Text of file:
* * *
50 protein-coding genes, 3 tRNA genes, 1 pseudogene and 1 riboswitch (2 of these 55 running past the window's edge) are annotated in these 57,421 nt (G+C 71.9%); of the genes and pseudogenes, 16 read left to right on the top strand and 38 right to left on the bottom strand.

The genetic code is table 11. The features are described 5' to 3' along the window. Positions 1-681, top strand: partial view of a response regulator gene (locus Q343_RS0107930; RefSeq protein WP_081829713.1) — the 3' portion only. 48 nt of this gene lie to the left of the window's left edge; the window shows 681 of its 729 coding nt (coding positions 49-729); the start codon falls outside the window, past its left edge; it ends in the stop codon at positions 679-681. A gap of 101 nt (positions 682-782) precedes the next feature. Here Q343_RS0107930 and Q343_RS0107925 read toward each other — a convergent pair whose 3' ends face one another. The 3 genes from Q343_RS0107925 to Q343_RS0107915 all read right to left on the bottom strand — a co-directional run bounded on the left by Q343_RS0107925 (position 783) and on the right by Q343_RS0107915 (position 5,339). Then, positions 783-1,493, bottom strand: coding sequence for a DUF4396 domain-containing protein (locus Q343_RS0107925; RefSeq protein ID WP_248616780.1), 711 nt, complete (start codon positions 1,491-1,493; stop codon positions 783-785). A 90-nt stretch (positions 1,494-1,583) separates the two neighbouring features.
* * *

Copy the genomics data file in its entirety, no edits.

50 protein-coding genes, 3 tRNA genes, 1 pseudogene and 1 riboswitch (2 of these 55 running past the window's edge) are annotated in these 57,421 nt (G+C 71.9%); of the genes and pseudogenes, 16 read left to right on the top strand and 38 right to left on the bottom strand.

The genetic code is table 11. The features are described 5' to 3' along the window. Positions 1-681, top strand: partial view of a response regulator gene (locus Q343_RS0107930; RefSeq protein WP_081829713.1) — the 3' portion only. 48 nt of this gene lie to the left of the window's left edge; the window shows 681 of its 729 coding nt (coding positions 49-729); the start codon falls outside the window, past its left edge; it ends in the stop codon at positions 679-681. A gap of 101 nt (positions 682-782) precedes the next feature. Here Q343_RS0107930 and Q343_RS0107925 read toward each other — a convergent pair whose 3' ends face one another. The 3 genes from Q343_RS0107925 to Q343_RS0107915 all read right to left on the bottom strand — a co-directional run bounded on the left by Q343_RS0107925 (position 783) and on the right by Q343_RS0107915 (position 5,339). Then, positions 783-1,493, bottom strand: coding sequence for a DUF4396 domain-containing protein (locus Q343_RS0107925; RefSeq protein ID WP_248616780.1), 711 nt, complete (start codon positions 1,491-1,493; stop codon positions 783-785). A 90-nt stretch (positions 1,494-1,583) separates the two neighbouring features.